January 8, 2013

Bank of America reaches settlement

The settlement over mortgage investments is a major step toward fixing the bank's problems.

The Associated Press

NEW YORK - Bank of America reached an $11.6 billion settlement with government mortgage agency Fannie Mae to settle claims resulting from mortgage-backed investments that soured during the housing crash, bringing it a step closer to clearing up its legacy of bad home loans.

Under the deal announced Monday, Bank of America will pay $3.6 billion in cash to Fannie Mae and buy back $6.75 billion in loans that the bank and its Countrywide Financial unit sold to the agency from Jan. 1, 2000, through Dec. 31, 2008.

That includes about 30,000 loans. The bank is also paying $1.3 billion to the agency for failing to deal with foreclosures fast enough.

Thomas Cox, a Portland-based lawyer, helped expose a robo-signing foreclosure abuse scandal -- involving five of the nation's largest banks -- that led to Maine receiving a $6.9 million last year, its share from a national landmark settlement.

Cox said the Bank of America settlement could lead to mortgage principal reductions for some Maine homeowners. He said it is too early to know how many people might be affected.

The settlement over the mortgage investments represents a "a significant step" in resolving the bank's remaining mortgage problems, Bank of America CEO Brian Moynihan said in a statement. Moynihan's predecessor, Ken Lewis, bought Countrywide, a troubled mortgage-lending giant, in July 2008 just as the financial crisis was taking hold.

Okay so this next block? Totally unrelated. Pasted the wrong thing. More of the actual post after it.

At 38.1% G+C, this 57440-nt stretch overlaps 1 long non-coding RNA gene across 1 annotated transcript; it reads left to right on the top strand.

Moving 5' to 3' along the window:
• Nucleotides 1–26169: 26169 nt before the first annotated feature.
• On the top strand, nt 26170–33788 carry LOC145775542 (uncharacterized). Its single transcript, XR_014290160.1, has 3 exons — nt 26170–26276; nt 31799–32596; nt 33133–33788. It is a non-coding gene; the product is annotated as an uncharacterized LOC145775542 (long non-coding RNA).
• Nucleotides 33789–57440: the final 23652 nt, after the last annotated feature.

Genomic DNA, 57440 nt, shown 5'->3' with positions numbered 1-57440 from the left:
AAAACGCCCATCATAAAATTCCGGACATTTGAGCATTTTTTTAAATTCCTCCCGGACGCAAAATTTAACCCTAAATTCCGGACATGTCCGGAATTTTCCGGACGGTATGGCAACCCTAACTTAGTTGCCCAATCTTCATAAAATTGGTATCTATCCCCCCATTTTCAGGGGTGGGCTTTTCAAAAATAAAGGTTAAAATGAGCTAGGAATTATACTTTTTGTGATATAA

The settlement represents "another step closer to normal" for Bank of America, Wells Fargo analyst Matt Burnell wrote in a note to clients. Burnell said the deal was good for the bank because it resolved a dispute with a government agency and will likely reduce the provisions it has to set aside to cover claims from investors over faulty mortgages that were sold with incorrect data on home values or income.

Bank of America's acquisition of Countrywide was initially praised by lawmakers because the lender was seen as stepping in to support the mortgage industry. However, instead of boosting Bank of America's mortgage business, the purchase has drawn a drumbeat of regulatory fines, lawsuits and losses.

Fannie Mae and Freddie Mac buy mortgages from banks and package them together as bonds that they sell to investors. During the housing boom, banks sold loans to the two agencies that should never have been issued, because the banks failed to carry out the necessary diligence before making them. For example, banks sometimes failed to adequately check whether customers had stated their income correctly.

The government agencies, which were effectively nationalized in 2008 when they nearly collapsed under the weight of their mortgage losses, have been demanding that banks buy back some of the mortgage-backed investments.

In September, Bank of America also agreed to pay $2.43 billion to settle a class-action lawsuit related to its takeover of Merrill Lynch, another of Lewis's acquisitions during the financial crisis.

 

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